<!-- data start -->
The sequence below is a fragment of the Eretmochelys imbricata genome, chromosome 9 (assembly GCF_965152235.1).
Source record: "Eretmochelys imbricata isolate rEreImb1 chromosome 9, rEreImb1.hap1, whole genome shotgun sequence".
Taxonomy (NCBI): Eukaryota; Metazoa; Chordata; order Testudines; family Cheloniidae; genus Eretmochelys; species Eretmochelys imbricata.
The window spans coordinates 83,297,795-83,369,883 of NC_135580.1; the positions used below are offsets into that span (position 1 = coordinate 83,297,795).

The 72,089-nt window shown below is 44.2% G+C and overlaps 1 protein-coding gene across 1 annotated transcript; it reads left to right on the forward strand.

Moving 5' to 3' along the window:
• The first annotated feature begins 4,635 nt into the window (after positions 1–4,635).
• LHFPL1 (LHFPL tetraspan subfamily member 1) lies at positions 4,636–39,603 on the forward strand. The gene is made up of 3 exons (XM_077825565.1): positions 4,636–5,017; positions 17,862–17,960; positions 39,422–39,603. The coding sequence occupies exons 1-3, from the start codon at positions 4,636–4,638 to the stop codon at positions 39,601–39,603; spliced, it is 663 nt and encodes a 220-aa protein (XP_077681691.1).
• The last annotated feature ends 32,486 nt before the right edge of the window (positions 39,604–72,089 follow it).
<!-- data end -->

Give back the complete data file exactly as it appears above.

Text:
The sequence below is a fragment of the Eretmochelys imbricata genome, chromosome 9 (assembly GCF_965152235.1).
Source record: "Eretmochelys imbricata isolate rEreImb1 chromosome 9, rEreImb1.hap1, whole genome shotgun sequence".
Taxonomy (NCBI): Eukaryota; Metazoa; Chordata; order Testudines; family Cheloniidae; genus Eretmochelys; species Eretmochelys imbricata.
The window spans coordinates 83,297,795-83,369,883 of NC_135580.1; the positions used below are offsets into that span (position 1 = coordinate 83,297,795).

The 72,089-nt window shown below is 44.2% G+C and overlaps 1 protein-coding gene across 1 annotated transcript; it reads left to right on the forward strand.

Moving 5' to 3' along the window:
• The first annotated feature begins 4,635 nt into the window (after positions 1–4,635).
• LHFPL1 (LHFPL tetraspan subfamily member 1) lies at positions 4,636–39,603 on the forward strand. The gene is made up of 3 exons (XM_077825565.1): positions 4,636–5,017; positions 17,862–17,960; positions 39,422–39,603. The coding sequence occupies exons 1-3, from the start codon at positions 4,636–4,638 to the stop codon at positions 39,601–39,603; spliced, it is 663 nt and encodes a 220-aa protein (XP_077681691.1).
• The last annotated feature ends 32,486 nt before the right edge of the window (positions 39,604–72,089 follow it).